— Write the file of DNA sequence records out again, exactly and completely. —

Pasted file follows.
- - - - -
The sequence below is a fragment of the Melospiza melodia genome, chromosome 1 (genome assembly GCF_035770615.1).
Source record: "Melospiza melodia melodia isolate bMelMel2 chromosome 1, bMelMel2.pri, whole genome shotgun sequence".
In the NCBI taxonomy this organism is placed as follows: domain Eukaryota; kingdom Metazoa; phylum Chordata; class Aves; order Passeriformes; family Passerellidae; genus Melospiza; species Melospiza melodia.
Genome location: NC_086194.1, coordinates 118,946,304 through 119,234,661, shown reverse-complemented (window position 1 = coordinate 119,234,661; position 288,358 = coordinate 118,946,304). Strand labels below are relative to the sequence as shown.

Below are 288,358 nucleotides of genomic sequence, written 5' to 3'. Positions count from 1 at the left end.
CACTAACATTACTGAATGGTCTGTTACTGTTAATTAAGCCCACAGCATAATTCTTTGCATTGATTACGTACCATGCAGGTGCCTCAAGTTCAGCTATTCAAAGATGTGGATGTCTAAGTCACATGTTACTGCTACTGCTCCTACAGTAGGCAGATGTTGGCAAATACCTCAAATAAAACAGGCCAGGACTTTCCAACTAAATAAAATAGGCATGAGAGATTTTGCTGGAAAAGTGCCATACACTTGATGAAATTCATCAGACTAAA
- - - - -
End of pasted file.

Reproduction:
The sequence below is a fragment of the Melospiza melodia genome, chromosome 1 (genome assembly GCF_035770615.1).
Source record: "Melospiza melodia melodia isolate bMelMel2 chromosome 1, bMelMel2.pri, whole genome shotgun sequence".
In the NCBI taxonomy this organism is placed as follows: domain Eukaryota; kingdom Metazoa; phylum Chordata; class Aves; order Passeriformes; family Passerellidae; genus Melospiza; species Melospiza melodia.
Genome location: NC_086194.1, coordinates 118,946,304 through 119,234,661, shown reverse-complemented (window position 1 = coordinate 119,234,661; position 288,358 = coordinate 118,946,304). Strand labels below are relative to the sequence as shown.

Below are 288,358 nucleotides of genomic sequence, written 5' to 3'. Positions count from 1 at the left end.
CACTAACATTACTGAATGGTCTGTTACTGTTAATTAAGCCCACAGCATAATTCTTTGCATTGATTACGTACCATGCAGGTGCCTCAAGTTCAGCTATTCAAAGATGTGGATGTCTAAGTCACATGTTACTGCTACTGCTCCTACAGTAGGCAGATGTTGGCAAATACCTCAAATAAAACAGGCCAGGACTTTCCAACTAAATAAAATAGGCATGAGAGATTTTGCTGGAAAAGTGCCATACACTTGATGAAATTCATCAGACTAAA